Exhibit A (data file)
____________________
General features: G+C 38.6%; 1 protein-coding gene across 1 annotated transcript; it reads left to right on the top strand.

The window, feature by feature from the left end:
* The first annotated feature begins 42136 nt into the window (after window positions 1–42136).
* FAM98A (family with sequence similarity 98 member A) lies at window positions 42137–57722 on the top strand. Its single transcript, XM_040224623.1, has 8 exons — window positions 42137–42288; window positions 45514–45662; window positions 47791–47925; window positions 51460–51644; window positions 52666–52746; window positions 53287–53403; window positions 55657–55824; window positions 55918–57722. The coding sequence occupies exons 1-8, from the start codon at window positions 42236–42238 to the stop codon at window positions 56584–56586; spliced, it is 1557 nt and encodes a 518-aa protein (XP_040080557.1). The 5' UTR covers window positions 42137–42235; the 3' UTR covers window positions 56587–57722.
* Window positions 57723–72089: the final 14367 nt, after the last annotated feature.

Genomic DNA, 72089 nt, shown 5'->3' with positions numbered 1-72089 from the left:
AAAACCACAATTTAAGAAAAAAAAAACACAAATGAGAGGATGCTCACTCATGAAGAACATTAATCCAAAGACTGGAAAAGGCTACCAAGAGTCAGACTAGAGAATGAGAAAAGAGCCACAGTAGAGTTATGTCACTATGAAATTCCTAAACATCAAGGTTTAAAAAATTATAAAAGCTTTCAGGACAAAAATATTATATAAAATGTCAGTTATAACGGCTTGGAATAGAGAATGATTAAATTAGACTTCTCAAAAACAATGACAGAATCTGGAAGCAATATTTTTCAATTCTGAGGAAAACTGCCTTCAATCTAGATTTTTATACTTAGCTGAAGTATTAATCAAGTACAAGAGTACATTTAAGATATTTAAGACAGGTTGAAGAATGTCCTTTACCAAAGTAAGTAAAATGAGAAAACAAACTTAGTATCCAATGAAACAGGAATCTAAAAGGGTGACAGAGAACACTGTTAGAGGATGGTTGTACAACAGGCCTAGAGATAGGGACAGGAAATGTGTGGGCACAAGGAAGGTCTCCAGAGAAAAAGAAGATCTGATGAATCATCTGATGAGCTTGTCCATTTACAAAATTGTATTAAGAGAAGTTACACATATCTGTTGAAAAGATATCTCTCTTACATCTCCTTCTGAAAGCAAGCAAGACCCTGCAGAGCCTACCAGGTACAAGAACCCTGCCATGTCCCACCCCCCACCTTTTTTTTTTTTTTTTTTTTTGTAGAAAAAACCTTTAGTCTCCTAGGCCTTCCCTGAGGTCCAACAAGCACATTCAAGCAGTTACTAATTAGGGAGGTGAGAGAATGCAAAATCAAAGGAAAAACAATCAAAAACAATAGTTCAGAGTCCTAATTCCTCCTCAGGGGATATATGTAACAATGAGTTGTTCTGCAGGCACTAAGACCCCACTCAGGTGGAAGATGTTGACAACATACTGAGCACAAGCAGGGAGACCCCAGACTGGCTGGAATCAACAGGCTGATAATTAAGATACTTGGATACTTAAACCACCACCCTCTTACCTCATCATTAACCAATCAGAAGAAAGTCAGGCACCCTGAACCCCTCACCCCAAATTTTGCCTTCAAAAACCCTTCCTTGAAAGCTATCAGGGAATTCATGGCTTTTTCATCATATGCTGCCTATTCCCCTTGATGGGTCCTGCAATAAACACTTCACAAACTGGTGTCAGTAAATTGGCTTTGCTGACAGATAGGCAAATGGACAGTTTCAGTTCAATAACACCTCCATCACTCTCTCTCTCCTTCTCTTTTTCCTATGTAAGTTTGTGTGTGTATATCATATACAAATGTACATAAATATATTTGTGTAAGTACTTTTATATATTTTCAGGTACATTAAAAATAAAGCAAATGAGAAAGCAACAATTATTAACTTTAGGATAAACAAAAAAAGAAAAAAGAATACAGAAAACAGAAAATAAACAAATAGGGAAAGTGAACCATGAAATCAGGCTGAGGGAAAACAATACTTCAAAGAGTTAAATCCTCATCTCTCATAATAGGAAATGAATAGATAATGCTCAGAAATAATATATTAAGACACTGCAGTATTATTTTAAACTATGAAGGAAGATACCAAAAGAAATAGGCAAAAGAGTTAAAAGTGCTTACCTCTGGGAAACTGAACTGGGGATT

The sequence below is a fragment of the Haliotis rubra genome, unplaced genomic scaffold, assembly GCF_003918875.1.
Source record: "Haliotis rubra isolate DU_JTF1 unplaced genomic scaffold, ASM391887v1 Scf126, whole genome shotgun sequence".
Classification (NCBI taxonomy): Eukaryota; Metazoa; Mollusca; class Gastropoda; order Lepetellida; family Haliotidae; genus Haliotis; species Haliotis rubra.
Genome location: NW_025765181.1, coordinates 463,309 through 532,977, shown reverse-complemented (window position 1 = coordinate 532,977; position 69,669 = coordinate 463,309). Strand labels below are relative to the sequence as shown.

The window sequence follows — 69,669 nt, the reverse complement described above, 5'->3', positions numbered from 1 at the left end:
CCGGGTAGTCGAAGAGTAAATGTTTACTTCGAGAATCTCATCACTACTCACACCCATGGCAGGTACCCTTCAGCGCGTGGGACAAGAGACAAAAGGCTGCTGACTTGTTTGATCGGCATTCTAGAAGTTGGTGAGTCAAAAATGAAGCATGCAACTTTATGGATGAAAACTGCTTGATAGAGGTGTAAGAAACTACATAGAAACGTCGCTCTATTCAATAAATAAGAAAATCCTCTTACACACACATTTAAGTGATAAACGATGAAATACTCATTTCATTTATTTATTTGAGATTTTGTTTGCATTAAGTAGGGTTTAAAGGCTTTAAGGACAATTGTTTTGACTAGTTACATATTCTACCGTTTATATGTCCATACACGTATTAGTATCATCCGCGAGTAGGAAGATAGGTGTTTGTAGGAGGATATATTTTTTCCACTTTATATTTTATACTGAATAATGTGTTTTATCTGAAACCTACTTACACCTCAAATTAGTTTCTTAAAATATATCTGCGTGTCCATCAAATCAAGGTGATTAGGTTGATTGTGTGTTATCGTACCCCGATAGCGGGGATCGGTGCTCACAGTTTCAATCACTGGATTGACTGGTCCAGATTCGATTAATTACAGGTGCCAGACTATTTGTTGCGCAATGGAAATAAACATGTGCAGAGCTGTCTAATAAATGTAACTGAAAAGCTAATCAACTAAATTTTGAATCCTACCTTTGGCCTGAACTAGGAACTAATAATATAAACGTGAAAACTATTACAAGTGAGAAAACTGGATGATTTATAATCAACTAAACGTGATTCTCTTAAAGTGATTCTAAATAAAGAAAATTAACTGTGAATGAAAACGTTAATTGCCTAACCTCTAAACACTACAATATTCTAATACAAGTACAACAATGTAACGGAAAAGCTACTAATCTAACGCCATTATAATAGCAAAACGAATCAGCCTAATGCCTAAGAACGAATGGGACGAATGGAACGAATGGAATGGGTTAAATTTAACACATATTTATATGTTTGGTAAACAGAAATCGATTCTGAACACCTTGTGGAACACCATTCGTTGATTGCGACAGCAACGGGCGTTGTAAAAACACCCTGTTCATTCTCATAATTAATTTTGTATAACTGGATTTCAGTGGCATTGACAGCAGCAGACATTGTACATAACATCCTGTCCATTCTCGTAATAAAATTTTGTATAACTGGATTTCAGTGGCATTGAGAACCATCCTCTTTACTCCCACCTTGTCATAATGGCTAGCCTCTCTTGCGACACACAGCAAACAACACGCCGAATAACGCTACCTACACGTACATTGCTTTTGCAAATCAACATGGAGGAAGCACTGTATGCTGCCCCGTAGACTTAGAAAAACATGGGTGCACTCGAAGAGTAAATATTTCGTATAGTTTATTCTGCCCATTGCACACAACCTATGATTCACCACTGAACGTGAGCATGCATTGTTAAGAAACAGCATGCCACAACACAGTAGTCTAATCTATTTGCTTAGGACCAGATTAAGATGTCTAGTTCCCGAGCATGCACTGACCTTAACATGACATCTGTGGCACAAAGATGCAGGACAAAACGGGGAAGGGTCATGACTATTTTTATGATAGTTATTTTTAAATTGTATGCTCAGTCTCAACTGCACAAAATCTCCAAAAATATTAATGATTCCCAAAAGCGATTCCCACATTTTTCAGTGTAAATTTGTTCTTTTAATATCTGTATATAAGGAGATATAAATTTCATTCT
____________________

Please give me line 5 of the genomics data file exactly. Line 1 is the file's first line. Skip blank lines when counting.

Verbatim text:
* Window positions 57723–72089: the final 14367 nt, after the last annotated feature.